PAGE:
At Tuesday’s White House coronavirus briefing, President Trump expressed his rightful concern regarding economic damages of an ongoing nationwide shut-down and laid out a vision to jump-start our economic recovery after Easter Sunday.
Though the infected cases and deaths in the U.S. are still rising, I am confident America can achieve the president’s vision if we adopt the best practices from the rest of the world and apply high-tech tools to combat this contagious epidemic.
Out of dozens of nations that have seriously suffered from the COVID-19 epidemic, South Korea has been able to rapidly flatten and curb the rise of the COVID-19 cases, reduce the mortality rate and minimize its negative impacts on the national economy. Like other nations, South Korea has adopted many common-sense measures such as social distancing and medical treatment development. What sets South Korea apart from others is its aggressive testing approach as well as its use of high-tech big-data tools to track all COVID-19 cases and all contaminated areas.
Within a few weeks after the COVID-19 outbreak, Korean companies were able to launch a testing system with an impressive daily capacity of 10,000 cases. By March 8, South Koreans had tested 189,236 cases while the U.S. was only able to test 1,707 cases in total. With adequate testing data, South Korea took another crucial step to trace all COVID-19 positive cases and all contaminated areas. With cooperation from individuals and the private sector (mobile phone, telecommunication and credit card companies), the Korean government has published all the areas COVDID-19 virus carriers visited, as precise as to the movie theater seat number, without publishing patients’ names starting in early February.
In essence, South Korea has successfully combined aggressive testing and high-tech big-data tools to reveal the precise location of the enemy, COVID-19. Such precision has enabled the country to focus medical resources on key areas. It has also allowed South Korea to mitigate the epidemic’s negative repercussions on its economy.
Though it suffered early delays, our testing capabilities are ramping up very fast. With world-leading capabilities both in the medical and high-tech industries, our nation should be able to adopt the South Korean model in a timely manner. Through public-private partnerships, we should be able to promptly build up our capacity to trace all infected areas. Doing so, we can make the invisible enemy visible and focus our medical resources on infected regions/localities.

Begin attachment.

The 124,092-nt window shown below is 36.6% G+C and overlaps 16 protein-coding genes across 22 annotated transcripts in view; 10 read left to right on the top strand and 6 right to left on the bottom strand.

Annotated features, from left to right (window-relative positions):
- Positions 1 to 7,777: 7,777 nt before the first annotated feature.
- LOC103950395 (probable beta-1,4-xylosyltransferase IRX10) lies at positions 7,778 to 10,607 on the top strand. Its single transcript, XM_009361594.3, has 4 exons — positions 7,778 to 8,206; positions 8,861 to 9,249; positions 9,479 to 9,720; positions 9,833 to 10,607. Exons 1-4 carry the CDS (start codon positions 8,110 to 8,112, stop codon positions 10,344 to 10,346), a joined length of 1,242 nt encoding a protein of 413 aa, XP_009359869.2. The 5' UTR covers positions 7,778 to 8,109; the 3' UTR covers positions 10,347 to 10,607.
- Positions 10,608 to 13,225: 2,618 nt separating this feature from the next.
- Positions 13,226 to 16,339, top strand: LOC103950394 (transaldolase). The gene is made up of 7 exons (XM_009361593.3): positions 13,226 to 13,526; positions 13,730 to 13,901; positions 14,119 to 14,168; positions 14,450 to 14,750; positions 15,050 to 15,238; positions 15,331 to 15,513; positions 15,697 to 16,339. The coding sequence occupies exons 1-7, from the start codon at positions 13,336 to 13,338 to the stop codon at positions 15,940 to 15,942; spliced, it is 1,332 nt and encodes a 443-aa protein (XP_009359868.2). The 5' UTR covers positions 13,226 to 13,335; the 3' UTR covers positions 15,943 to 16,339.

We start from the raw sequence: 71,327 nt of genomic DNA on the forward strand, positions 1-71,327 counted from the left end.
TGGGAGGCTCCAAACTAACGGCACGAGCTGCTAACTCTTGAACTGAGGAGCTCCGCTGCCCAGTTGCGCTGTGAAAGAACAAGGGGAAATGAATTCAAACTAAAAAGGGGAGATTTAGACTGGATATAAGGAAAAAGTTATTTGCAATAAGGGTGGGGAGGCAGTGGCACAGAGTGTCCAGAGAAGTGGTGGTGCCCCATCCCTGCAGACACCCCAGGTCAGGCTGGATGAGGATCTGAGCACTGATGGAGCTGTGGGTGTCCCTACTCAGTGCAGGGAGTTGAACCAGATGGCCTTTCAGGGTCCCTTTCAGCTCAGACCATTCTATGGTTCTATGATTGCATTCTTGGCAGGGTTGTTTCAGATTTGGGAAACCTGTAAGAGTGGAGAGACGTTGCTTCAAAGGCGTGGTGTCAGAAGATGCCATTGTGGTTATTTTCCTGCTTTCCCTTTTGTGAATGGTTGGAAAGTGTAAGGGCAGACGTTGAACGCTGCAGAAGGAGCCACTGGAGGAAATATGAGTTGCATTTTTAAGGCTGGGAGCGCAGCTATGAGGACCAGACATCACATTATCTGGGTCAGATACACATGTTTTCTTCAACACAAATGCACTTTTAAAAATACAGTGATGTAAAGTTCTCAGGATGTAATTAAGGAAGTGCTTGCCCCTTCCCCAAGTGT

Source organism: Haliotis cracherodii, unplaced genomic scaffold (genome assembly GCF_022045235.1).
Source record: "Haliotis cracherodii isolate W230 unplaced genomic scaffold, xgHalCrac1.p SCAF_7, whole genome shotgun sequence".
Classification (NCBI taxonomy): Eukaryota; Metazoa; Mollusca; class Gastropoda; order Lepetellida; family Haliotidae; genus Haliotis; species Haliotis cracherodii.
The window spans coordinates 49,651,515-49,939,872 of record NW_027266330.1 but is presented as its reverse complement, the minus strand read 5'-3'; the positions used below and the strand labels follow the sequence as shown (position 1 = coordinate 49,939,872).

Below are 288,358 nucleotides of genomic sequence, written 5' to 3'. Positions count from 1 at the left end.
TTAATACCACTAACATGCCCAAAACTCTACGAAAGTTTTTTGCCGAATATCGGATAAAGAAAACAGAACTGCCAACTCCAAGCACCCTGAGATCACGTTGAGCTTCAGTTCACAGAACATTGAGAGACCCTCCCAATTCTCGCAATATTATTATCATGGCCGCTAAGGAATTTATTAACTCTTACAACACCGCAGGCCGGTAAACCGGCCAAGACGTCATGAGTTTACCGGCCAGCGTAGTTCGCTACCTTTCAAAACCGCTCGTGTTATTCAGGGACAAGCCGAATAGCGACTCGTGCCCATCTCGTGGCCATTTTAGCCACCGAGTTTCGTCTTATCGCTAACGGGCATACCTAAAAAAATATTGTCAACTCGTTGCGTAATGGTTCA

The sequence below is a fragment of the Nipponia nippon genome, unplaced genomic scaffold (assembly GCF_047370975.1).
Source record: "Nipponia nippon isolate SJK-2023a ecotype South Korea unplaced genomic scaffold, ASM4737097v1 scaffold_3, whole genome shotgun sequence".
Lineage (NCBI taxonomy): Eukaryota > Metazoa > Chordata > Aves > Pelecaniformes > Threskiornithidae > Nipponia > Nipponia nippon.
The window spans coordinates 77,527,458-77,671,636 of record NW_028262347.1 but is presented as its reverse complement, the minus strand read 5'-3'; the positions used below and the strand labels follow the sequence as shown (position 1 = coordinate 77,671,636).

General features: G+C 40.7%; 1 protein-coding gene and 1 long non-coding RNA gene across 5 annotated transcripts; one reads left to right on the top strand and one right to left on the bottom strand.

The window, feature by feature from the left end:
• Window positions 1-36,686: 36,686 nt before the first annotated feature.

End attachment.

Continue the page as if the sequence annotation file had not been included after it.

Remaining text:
By adopting this cutting-edge approach, we can also minimize COVID-19’s damage to our economy. Equipped with the precise knowledge of disease carriers and infected areas, we can avoid applying an inefficient cookie-cut model to restrict socioeconomic activities nationwide for months to come. In the cities with no or adequately-controlled COVID-19 cases, we do not have to restrain social and economic activities. People can continue with their day-to-day lives. In this way, we can swiftly restore our economic activities in regions that are at low risk and begin to reverse the dramatic economic downturn.
Given all the benefits of adopting South Korea’s best practices, some people may argue it is not feasible to implement the model in the U.S. due to concerns of individual privacy. We can surely protect individual privacy by not disclosing virus carriers’ names while limiting data collection to the days of the virus’ lifespan. Moreover, I have confidence in patriotic Americans and believe most of them are willing to sacrifice a few days of privacy in order to help others and this great nation.
As a result, I recommend the White House Coronavirus Task Force take immediate actions to adopt the South Korean model and high-tech big-data tools to rapidly turn around America’s fight against COVID-19. When our nation confronts nationwide economic shutdown and insufficient data to precisely guide our combat against coronavirus, this approach can become a game-changer that can help America effectively control the pandemic while restore our economy rapidly.
Sun Tze famously said: “If you know the enemy and know yourself, you will not lose any battle.” With this cutting-edge approach, I am certain that America can achieve the president’s vision and restore our economic activities by Easter.
Yukong Zhao lives in Orlando. He is a Republican candidate of the 7th Congressional District of Florida.